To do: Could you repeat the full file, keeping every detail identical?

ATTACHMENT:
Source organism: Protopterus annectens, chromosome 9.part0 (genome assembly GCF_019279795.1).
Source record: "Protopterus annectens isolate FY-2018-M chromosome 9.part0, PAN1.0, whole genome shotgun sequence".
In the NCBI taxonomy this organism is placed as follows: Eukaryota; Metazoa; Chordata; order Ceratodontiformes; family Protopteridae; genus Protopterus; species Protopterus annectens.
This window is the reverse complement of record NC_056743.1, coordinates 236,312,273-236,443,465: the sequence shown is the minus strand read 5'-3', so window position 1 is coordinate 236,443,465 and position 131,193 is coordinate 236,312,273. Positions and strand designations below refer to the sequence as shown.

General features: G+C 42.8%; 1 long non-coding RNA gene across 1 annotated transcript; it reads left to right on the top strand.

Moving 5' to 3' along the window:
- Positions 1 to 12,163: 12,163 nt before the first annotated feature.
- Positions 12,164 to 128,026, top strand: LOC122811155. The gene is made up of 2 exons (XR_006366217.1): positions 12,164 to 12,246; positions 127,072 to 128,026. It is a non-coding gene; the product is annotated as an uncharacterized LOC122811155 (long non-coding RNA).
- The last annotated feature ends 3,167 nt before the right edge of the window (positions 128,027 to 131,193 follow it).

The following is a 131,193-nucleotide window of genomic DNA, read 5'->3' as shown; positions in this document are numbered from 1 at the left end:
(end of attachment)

Source organism: Protopterus annectens, chromosome 9.part0 (genome assembly GCF_019279795.1).
Source record: "Protopterus annectens isolate FY-2018-M chromosome 9.part0, PAN1.0, whole genome shotgun sequence".
In the NCBI taxonomy this organism is placed as follows: Eukaryota; Metazoa; Chordata; order Ceratodontiformes; family Protopteridae; genus Protopterus; species Protopterus annectens.
This window is the reverse complement of record NC_056743.1, coordinates 236,312,273-236,443,465: the sequence shown is the minus strand read 5'-3', so window position 1 is coordinate 236,443,465 and position 131,193 is coordinate 236,312,273. Positions and strand designations below refer to the sequence as shown.

General features: G+C 42.8%; 1 long non-coding RNA gene across 1 annotated transcript; it reads left to right on the top strand.

Moving 5' to 3' along the window:
- Positions 1 to 12,163: 12,163 nt before the first annotated feature.
- Positions 12,164 to 128,026, top strand: LOC122811155. The gene is made up of 2 exons (XR_006366217.1): positions 12,164 to 12,246; positions 127,072 to 128,026. It is a non-coding gene; the product is annotated as an uncharacterized LOC122811155 (long non-coding RNA).
- The last annotated feature ends 3,167 nt before the right edge of the window (positions 128,027 to 131,193 follow it).

The following is a 131,193-nucleotide window of genomic DNA, read 5'->3' as shown; positions in this document are numbered from 1 at the left end: